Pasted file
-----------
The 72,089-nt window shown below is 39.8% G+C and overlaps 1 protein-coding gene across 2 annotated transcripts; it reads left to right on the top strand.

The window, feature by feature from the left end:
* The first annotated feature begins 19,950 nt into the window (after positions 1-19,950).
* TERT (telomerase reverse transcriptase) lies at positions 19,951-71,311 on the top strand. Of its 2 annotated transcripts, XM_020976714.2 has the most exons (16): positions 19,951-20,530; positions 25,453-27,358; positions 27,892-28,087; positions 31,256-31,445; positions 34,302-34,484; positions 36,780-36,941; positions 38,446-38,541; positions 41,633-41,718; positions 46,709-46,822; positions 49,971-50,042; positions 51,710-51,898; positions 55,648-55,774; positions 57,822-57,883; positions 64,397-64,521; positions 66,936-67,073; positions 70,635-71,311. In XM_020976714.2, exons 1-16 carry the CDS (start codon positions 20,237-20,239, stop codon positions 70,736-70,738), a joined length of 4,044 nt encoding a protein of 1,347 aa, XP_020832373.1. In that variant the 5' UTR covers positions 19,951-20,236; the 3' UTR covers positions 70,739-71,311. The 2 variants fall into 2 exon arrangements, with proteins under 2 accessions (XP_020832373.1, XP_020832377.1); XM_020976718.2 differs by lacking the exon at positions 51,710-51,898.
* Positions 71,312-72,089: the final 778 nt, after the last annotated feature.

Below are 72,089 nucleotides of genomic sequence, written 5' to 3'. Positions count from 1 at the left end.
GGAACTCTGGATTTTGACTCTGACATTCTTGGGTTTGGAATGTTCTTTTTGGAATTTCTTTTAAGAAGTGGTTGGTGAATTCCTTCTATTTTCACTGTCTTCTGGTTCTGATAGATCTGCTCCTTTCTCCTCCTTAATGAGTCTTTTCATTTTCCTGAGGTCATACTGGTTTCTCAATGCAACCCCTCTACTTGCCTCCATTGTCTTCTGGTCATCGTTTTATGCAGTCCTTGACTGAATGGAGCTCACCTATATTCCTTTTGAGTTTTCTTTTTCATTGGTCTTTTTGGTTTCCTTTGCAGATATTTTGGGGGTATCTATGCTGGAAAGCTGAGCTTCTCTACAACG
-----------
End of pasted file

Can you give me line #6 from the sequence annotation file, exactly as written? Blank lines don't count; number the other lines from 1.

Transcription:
Below are 72,089 nucleotides of genomic sequence, written 5' to 3'. Positions count from 1 at the left end.